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How to Select Pet Insurance

| Updated September 26, 2017

Pet insurance is similar to health insurance. When you get a policy for your pet, you pay premiums and deductibles. When your pet receives a treatment covered by the policy, you must pay the bill and submit a claim to be reimbursed for the cost.


  • Pet insurance does not cover pre-existing conditions and usually has a waiting period before benefits begin, so do not wait until your pet is ill to purchase pet insurance.

Determine Need for Pet Insurance

You may need pet insurance for your pet if you are concerned about paying large, unexpected vet bills. You can't predict whether your pet will be diagnosed with a life-threatening illness, such as cancer or heart disease, or be injured. Pet insurance allows you to get the best treatment possible for your pet without worrying about cost. If you have enough money saved to cover treatment in the worst possible scenario, you may opt not to get pet insurance.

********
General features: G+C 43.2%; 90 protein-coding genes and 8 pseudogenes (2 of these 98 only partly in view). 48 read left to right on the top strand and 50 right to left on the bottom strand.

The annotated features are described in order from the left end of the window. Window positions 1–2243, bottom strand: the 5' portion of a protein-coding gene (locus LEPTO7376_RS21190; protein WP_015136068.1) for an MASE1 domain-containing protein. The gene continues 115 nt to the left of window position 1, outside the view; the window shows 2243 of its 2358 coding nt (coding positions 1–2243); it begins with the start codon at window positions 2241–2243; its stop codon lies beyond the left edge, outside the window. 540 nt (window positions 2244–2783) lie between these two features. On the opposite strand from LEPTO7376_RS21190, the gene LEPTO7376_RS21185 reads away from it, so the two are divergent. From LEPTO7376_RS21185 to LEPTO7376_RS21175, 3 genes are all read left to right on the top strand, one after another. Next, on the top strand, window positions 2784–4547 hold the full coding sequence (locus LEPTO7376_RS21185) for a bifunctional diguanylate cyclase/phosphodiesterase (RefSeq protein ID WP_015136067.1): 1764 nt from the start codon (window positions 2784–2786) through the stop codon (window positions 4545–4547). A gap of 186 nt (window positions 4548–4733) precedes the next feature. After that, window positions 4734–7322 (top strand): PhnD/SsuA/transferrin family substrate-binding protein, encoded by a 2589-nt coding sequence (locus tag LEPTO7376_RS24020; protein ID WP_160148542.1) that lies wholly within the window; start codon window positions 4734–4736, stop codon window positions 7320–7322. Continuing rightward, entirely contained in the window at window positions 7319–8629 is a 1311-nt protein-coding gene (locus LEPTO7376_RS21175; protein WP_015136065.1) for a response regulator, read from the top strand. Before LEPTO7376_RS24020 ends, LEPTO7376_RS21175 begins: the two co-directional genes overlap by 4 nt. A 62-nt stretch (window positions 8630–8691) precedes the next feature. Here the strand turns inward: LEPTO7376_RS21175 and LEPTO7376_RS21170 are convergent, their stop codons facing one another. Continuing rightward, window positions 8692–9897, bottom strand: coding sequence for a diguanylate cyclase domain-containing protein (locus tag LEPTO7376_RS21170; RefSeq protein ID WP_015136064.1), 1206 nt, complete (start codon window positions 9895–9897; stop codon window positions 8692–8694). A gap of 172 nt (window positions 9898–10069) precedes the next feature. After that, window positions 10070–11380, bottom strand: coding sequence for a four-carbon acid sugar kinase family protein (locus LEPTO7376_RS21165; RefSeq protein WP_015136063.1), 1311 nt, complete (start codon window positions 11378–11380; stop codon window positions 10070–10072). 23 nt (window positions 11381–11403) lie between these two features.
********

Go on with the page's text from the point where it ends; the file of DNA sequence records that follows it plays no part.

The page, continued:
Types of Coverage

Decide what type of coverage you want for your pet. Some policies may only cover accidents while others cover illnesses. A comprehensive policy will cover both. Check to see if the policy covers cancer, hereditary diseases and heart, kidney or liver disease. Determine what illness coverage you need by researching common health concerns for your pet's breed.

Some plans may include wellness coverage. In other cases, you might have the option to add this coverage for an additional fee.

Requirements and Exclusions

Check the policy for any exclusions, or conditions that aren't covered. For example, some policies do not offer coverage for hip dysplasia. In addition, some policies will not continue to insure your pet or pay claims if you don't meet certain requirements such as annual exams or follow a recommended vaccination schedule.

Evaluate Costs and Benefits

If you cannot afford the monthly premium for pet insurance, do not purchase it. Check the maximum payout amounts on the policy and note whether these are lifetime limits or annual limits. If the maximum payout won't cover complete treatment when your pet is seriously ill or injured, it may not be the best policy for you.

Evaluate additional coverage, such as wellness programs to determine if the added cost to your premium justifies the coverage. Depending on the fees your vet charges for routine exams and vaccinations, it may be less expensive to pay for these visits out of pocket.

Ask the company if they raise premiums and how they decide to increase costs.

Reputable Company

Before purchasing you selected policy, research the company to ensure they are reputable and pay claims. Research the insurance company using sites like the Better Business Bureau, your state's Department of Insurance or the Pet Insurance Review.